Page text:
4. Finally look at all the other charts and the claims about each category of apps. If you were to do another cross cut of these numbers and run another statistical test you will find there is no statistically significant difference across the App categories.

I don’t do data science at least not the way some of these sites do.

Even if the differences are statistically significant one has to ask of it is economically significant. Is the 1-2% difference enough to shift your operating procedures? Just because you shift more of promotion dollars to Sunday will you keep getting more benefits? Don’t forget Fallacy of Composition, if just one marketer takes advantage of Sunday that would work but what if all shifted their launches to Sunday?

Where do you stand?

Decision Making Under Uncertainties – Statistical Modeling

Whether it is filling out March Madness bracket or making investment decisions on a venture it all comes down to scenario analysis taking into account the variabilities. Because it is the variance that kills you.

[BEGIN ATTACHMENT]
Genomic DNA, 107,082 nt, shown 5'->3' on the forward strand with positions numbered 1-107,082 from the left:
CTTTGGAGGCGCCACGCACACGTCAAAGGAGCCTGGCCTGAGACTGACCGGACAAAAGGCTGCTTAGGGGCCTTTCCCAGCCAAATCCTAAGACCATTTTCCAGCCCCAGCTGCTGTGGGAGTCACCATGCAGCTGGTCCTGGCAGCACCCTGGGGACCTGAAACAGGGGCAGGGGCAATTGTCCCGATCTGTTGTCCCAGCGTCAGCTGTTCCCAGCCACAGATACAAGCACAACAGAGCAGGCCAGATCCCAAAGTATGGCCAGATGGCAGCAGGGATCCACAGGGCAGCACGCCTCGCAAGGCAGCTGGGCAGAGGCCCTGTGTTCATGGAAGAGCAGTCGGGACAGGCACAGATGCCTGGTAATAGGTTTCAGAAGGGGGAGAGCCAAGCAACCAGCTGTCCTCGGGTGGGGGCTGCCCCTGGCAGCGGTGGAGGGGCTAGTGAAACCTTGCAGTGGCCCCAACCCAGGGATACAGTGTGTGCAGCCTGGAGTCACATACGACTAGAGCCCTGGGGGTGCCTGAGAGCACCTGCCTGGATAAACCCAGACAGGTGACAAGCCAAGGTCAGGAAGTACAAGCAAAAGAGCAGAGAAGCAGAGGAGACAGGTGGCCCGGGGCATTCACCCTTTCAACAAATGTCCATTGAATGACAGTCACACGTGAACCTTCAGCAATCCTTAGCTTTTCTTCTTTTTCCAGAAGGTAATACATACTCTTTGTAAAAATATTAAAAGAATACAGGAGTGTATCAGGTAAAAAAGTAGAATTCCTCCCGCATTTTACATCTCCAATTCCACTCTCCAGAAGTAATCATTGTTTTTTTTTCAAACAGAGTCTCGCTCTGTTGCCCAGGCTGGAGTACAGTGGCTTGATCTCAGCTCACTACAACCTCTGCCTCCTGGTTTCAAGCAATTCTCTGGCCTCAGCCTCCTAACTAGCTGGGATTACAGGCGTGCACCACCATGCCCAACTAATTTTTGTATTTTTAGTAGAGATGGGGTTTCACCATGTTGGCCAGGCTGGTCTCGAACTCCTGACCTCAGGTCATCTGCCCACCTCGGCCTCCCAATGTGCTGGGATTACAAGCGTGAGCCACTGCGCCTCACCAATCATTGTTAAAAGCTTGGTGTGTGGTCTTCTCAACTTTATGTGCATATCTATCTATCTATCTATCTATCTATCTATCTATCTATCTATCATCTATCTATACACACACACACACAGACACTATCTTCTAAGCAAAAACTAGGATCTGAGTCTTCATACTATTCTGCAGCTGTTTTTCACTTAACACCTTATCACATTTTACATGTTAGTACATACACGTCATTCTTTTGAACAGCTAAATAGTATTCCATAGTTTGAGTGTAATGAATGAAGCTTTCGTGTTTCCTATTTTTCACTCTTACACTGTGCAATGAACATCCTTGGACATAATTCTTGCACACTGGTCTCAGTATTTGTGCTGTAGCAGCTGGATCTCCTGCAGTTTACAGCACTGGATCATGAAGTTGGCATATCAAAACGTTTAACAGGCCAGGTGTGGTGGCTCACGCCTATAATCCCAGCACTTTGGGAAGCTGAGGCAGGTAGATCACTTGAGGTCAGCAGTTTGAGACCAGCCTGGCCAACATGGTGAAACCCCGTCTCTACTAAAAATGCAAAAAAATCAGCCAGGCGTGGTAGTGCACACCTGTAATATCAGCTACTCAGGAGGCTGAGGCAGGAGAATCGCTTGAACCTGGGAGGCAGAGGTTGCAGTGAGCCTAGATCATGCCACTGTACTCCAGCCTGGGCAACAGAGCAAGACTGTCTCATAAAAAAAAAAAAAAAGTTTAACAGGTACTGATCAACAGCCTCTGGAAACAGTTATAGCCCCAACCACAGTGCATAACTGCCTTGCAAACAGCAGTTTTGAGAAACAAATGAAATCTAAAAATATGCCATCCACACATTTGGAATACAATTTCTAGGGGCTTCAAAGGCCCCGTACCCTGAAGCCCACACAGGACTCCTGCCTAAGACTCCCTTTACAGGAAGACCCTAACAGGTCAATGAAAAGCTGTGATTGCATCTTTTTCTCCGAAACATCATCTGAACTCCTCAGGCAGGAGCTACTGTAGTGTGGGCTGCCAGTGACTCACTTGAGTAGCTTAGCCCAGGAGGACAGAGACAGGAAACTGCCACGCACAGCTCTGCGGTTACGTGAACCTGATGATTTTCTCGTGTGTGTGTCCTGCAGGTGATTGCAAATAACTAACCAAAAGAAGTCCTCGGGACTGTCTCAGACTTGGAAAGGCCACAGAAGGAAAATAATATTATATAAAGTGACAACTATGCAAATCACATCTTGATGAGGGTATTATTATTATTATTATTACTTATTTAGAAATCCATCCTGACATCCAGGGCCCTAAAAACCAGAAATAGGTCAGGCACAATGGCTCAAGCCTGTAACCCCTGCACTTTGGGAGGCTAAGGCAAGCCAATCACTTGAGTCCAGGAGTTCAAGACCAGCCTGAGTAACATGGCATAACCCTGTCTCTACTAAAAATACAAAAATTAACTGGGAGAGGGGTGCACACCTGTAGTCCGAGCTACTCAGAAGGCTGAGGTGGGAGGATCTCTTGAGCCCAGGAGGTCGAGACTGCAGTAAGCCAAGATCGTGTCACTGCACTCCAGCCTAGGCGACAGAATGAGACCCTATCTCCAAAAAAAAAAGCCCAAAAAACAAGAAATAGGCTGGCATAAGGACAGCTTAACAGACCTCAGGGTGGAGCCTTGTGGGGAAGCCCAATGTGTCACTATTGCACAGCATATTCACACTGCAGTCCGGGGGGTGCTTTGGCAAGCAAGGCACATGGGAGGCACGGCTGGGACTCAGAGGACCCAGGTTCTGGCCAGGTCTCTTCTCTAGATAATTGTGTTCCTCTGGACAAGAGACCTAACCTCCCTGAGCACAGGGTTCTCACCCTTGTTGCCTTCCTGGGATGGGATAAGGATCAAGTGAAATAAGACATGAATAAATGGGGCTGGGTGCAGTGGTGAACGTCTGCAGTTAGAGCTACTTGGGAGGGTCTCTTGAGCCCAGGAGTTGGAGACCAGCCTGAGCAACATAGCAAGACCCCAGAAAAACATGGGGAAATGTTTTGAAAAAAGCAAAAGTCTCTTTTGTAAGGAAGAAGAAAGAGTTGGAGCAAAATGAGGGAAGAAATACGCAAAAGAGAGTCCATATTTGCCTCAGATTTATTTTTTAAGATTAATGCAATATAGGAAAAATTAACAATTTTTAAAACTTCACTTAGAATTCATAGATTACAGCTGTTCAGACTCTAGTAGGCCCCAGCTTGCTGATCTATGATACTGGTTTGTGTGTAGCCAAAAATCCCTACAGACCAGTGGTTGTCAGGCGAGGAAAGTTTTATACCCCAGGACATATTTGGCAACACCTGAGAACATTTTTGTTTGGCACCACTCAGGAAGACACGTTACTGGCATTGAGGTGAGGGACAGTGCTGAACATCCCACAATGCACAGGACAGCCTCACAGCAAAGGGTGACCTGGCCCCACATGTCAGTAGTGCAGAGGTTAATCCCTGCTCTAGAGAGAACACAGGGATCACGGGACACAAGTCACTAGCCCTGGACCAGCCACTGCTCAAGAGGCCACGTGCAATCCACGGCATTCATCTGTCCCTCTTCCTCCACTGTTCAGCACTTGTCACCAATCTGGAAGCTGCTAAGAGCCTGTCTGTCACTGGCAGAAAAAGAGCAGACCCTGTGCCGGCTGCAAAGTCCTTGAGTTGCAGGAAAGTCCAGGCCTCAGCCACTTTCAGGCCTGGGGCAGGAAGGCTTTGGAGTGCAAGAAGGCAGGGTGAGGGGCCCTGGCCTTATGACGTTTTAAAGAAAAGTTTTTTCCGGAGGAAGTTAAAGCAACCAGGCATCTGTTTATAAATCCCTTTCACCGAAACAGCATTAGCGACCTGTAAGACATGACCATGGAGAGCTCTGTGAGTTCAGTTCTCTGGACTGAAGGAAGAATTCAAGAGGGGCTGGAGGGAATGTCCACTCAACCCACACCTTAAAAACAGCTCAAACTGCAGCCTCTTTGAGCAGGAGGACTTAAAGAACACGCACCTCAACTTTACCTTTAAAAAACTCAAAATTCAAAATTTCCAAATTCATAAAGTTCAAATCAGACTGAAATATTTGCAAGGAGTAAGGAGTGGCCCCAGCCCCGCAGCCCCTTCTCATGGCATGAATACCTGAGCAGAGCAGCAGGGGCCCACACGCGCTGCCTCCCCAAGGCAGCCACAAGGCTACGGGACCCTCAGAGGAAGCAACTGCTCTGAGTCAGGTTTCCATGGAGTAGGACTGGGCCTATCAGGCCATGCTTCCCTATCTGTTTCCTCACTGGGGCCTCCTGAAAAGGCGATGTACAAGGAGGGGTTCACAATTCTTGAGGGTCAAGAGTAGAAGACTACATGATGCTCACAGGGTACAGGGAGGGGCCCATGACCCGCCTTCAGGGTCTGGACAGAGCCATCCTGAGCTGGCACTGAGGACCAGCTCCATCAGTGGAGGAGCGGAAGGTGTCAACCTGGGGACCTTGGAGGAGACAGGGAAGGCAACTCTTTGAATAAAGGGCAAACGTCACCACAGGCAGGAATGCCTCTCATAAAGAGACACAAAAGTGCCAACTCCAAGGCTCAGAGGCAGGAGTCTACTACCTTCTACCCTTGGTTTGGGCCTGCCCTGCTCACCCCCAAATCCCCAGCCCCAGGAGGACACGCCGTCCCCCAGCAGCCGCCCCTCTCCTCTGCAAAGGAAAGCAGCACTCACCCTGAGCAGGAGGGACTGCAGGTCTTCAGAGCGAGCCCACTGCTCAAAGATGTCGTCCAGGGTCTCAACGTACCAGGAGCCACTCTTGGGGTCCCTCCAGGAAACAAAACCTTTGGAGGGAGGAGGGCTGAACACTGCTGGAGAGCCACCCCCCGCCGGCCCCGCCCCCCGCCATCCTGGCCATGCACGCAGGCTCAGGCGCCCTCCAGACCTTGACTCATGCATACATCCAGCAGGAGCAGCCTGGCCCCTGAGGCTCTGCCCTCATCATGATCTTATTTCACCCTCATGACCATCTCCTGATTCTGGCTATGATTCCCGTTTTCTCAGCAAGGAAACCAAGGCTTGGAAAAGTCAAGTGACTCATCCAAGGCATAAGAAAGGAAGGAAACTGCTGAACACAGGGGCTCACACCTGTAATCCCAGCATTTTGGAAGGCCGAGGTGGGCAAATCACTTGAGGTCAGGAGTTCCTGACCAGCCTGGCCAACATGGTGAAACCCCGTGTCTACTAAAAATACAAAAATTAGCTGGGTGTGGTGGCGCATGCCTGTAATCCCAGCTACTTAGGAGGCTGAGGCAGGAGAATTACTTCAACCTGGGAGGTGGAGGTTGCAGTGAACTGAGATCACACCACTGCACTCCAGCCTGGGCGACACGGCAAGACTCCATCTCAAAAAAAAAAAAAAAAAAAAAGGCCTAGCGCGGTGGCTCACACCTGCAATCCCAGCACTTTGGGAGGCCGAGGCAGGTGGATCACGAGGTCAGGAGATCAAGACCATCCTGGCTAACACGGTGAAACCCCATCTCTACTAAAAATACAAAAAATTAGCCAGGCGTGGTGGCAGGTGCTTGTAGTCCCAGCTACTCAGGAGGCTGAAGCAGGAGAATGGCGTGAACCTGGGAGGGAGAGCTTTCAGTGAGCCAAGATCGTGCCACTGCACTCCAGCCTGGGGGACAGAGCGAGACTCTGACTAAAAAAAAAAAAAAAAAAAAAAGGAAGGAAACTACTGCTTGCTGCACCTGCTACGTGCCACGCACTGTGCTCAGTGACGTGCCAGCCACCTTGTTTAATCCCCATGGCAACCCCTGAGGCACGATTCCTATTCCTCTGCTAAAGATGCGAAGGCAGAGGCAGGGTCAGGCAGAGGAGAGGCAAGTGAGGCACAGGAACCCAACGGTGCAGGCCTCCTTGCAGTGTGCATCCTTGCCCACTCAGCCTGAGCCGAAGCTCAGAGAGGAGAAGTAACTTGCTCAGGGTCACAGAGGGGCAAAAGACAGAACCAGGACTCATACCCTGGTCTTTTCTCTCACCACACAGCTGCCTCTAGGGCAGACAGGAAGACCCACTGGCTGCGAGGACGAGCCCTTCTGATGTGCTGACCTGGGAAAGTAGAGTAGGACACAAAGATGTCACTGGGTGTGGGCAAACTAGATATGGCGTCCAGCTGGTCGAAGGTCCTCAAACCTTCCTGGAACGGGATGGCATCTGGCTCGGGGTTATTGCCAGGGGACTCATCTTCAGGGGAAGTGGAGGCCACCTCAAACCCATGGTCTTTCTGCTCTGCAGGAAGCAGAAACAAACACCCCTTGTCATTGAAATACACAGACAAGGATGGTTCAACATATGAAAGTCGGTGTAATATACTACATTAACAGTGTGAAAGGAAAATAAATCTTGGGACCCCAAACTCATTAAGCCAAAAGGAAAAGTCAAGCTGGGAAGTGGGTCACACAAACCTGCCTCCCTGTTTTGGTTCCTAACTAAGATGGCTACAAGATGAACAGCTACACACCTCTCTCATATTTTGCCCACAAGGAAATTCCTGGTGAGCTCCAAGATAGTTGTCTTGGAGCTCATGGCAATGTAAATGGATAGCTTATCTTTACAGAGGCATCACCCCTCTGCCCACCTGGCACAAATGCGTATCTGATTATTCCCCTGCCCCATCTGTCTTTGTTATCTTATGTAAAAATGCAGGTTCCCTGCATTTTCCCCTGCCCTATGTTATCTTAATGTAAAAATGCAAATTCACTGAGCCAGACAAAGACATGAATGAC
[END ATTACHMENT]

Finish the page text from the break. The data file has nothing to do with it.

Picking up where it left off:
In past years The Journal used to run Blindfold March Madness Bracket to help us make data driven decisions to fill out the bracket and pick the winner. This year they simplified it for us and yet made it extremely sophisticated. They codified the priorities, added a way to introduce a level of randomness and made a sophisticated statistical modeling for scenario analysis.

In essence we all can be Nate Silver with this model.

Whether it is filling a bracket for entertainment or a key investment decision the process comes down to what WSJ recommends:

  1. Choose a starting point: What is important to you?
  2. Customize your priorities: Assign relative priorities – like is it the people? market? traction?
  3. Account for unknowns
  4. Understand your biases and quantify the level of bias you have – for example how you “feel” about the person
  5. Run statistical simulation

How do you make decisions under uncertainty?